R Farrar, M Call, W C Maples

A comparison of the visual symptoms between ADD/ADHD and normal children

publication date
2001 Jul
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Background: Attention Deficit Disorder (ADD) and Attention Deficit Hyperactivity Disorder (ADHD) are commonly diagnosed conditions that affect the lives of many individuals Diagnosis of ADD/ADHD is based primarily on observation, although more-objective tests are being developed. Ritalin is the most-popular treatment for ADD/ADHD. Literature indicates the ADD/ADHD patient may experience visual system dysfunctions. The purpose of this article is to document visual system symptoms that may coexist with treated ADD/ADHD.

Methods: Forty-three subjects were separated into two groups, which were matched for age and gender The experimental group had previously been diagnosed as ADD/ADHD and was under pharmacological treatment. The control group was comprised of non-ADD/ADHD children. A modified College of Optometrists in Vision Development (COVD) Quality of Life Outcomes Assessment was given to the parents of each child, which the child and parent completed together. The results between the experimental and control group were then compared.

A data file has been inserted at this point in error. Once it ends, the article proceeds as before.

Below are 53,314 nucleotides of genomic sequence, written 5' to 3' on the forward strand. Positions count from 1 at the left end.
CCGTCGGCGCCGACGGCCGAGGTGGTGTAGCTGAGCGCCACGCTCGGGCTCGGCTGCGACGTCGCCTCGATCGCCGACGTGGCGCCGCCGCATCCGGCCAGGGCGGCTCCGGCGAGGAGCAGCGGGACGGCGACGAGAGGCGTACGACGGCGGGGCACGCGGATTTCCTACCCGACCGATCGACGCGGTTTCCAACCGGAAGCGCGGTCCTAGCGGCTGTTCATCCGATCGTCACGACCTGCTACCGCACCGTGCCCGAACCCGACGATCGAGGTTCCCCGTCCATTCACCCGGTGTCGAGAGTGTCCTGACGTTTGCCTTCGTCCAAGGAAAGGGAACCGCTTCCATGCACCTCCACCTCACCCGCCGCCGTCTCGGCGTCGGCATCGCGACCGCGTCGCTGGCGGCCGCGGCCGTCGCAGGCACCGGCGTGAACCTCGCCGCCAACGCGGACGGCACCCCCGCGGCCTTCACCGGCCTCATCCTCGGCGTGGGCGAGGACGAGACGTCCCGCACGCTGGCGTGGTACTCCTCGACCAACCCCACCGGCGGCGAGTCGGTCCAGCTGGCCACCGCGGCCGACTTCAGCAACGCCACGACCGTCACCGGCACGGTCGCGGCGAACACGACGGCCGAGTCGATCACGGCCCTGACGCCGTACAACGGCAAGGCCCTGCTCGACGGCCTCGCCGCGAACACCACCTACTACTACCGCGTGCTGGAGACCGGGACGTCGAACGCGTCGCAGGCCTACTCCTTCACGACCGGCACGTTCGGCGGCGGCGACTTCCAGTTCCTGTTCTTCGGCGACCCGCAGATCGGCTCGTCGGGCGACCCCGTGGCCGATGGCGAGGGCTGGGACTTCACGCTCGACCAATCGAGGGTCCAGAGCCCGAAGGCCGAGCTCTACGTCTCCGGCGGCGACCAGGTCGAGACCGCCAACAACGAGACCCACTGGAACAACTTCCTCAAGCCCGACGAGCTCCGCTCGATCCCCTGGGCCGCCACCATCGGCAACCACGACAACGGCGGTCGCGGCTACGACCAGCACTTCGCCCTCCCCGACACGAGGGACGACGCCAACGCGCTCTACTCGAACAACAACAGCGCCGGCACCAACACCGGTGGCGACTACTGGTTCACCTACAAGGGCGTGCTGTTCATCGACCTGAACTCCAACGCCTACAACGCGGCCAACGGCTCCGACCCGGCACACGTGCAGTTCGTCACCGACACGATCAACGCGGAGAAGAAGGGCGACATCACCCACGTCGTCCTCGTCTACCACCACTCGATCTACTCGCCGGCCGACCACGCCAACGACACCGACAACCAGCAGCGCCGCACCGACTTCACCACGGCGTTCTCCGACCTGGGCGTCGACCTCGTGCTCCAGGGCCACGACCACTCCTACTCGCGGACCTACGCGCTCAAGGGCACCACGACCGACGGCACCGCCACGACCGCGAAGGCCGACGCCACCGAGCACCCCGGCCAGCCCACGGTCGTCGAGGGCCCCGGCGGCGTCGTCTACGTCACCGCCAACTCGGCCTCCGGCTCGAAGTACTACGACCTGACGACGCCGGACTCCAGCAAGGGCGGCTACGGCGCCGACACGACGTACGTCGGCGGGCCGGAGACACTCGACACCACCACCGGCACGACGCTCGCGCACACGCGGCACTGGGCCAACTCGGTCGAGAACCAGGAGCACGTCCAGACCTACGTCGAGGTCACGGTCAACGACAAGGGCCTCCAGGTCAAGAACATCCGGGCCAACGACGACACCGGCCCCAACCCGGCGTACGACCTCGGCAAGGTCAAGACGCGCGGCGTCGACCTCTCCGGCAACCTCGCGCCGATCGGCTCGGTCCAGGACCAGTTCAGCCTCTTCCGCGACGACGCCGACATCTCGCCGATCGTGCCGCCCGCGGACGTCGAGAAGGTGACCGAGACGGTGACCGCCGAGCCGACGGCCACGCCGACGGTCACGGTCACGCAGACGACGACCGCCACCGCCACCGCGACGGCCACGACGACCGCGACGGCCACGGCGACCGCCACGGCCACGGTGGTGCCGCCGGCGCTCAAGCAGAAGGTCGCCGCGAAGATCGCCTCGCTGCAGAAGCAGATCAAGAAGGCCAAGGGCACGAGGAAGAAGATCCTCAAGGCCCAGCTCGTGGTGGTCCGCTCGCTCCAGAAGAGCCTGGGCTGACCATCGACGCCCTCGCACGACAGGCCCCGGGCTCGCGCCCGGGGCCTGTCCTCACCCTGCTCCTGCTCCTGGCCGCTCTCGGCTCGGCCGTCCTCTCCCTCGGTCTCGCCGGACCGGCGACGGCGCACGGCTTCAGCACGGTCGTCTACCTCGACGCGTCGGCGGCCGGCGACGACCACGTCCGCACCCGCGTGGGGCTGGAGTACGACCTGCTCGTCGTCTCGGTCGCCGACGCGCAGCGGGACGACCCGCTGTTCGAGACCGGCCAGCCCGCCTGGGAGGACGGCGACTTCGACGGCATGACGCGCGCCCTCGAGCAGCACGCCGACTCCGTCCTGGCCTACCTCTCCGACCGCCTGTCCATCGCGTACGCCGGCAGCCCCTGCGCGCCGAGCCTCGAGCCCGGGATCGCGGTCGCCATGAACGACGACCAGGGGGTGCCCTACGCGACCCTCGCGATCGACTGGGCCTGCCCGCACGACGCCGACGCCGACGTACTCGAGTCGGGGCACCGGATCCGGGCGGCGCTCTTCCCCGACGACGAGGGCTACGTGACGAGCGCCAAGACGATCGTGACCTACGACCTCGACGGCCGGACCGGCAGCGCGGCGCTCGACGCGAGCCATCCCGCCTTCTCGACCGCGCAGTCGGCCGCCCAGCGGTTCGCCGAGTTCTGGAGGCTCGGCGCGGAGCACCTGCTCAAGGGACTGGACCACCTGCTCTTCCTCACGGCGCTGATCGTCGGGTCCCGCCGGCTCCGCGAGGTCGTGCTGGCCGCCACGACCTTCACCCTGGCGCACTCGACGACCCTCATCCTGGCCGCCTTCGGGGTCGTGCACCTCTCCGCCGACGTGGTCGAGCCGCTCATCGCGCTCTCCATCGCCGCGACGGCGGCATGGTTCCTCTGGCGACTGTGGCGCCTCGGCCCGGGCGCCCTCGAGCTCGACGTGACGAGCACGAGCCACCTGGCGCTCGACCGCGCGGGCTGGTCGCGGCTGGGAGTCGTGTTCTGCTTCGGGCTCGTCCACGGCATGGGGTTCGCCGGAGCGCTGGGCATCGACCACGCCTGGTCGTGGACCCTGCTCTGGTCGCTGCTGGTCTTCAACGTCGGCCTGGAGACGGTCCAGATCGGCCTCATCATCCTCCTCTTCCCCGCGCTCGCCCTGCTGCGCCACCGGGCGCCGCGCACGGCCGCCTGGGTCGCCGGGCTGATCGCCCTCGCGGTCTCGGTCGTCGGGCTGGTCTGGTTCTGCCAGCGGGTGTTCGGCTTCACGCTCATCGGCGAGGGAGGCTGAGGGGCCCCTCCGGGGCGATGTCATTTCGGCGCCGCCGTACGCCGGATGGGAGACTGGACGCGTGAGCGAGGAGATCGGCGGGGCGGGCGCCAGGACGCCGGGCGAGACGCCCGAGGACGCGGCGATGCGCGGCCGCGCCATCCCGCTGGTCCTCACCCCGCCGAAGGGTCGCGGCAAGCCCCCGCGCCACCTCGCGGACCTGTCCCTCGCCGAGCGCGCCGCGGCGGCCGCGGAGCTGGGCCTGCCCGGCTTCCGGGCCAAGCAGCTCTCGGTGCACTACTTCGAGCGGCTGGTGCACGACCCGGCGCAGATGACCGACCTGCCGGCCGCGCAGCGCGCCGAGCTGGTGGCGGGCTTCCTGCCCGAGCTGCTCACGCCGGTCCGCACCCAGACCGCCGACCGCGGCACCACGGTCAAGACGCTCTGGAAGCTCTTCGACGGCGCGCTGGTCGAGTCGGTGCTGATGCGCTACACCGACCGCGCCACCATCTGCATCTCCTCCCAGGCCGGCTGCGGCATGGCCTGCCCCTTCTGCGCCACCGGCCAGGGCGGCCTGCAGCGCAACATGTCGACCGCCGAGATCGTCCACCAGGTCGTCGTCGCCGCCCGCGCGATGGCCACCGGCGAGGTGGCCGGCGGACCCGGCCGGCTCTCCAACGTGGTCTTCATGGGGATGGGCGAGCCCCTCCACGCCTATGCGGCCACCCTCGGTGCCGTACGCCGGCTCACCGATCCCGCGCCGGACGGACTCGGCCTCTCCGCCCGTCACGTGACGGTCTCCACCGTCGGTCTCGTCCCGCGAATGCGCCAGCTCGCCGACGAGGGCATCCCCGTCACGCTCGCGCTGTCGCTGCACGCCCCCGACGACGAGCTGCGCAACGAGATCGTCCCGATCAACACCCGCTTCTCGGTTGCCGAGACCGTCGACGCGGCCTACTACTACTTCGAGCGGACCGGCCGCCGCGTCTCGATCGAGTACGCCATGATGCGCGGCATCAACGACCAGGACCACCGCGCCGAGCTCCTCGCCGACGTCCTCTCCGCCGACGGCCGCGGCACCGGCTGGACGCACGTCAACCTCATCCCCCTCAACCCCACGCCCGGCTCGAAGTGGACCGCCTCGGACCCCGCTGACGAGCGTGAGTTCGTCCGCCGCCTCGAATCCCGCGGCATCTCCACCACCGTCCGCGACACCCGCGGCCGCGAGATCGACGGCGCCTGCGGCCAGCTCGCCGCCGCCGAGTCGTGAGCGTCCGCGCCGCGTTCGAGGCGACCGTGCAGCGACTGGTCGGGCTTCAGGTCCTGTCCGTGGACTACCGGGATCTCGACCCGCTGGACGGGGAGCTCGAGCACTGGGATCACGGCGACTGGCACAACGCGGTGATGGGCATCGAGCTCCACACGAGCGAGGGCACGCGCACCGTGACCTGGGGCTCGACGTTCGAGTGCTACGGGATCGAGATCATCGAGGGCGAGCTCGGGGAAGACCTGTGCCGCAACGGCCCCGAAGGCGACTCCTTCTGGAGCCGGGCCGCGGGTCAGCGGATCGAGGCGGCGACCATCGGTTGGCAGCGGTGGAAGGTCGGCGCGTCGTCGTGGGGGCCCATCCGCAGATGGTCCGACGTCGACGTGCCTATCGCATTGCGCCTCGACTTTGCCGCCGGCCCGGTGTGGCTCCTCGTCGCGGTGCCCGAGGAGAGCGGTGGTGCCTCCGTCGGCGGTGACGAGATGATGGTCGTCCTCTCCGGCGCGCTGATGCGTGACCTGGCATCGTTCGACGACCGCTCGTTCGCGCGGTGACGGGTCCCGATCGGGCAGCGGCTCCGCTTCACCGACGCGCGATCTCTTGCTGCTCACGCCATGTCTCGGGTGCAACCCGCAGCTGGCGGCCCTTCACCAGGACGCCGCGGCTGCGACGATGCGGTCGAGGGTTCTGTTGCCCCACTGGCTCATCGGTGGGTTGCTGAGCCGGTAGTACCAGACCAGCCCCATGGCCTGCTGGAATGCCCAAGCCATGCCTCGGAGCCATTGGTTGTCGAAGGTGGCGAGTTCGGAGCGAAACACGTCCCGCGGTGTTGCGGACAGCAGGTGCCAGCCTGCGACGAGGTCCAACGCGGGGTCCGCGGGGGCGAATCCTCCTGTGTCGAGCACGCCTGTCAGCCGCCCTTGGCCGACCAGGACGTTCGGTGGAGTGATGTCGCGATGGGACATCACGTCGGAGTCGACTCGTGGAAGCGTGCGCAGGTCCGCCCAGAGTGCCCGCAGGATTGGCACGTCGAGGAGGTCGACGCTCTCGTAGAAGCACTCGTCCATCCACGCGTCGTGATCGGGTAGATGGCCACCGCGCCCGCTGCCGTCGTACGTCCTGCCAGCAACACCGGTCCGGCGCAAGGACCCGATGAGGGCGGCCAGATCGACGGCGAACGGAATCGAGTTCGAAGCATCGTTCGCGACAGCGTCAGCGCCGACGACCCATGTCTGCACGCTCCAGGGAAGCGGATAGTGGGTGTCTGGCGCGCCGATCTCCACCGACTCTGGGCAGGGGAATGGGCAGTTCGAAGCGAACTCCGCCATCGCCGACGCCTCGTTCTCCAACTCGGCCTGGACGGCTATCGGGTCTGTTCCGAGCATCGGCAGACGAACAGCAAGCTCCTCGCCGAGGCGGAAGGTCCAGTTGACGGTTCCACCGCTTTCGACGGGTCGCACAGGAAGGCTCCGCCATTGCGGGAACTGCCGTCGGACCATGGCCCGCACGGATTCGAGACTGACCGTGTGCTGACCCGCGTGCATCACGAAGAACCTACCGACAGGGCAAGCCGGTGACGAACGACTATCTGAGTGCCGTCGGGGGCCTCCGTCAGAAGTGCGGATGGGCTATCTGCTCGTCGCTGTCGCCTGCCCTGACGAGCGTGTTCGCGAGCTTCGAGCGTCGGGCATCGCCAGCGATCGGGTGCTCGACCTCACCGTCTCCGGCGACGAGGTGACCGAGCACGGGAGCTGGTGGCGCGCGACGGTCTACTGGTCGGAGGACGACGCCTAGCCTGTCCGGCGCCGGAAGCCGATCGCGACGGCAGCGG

Results: Results show that ADD/ADHD subjects report and/or experience more symptoms of visual system dysfunction than age-matched norms. Fourteen of the 33 symptoms were found to be significantly more severe in the ADD/ADHD group than in the control group. These symptoms were relatively evenly divided between four major symptom groups.

Conclusions: ADD/ADHD children, even with current medical treatment, exhibit more visual and quality of life symptoms than do a similar group of non-ADD/ADHD children.

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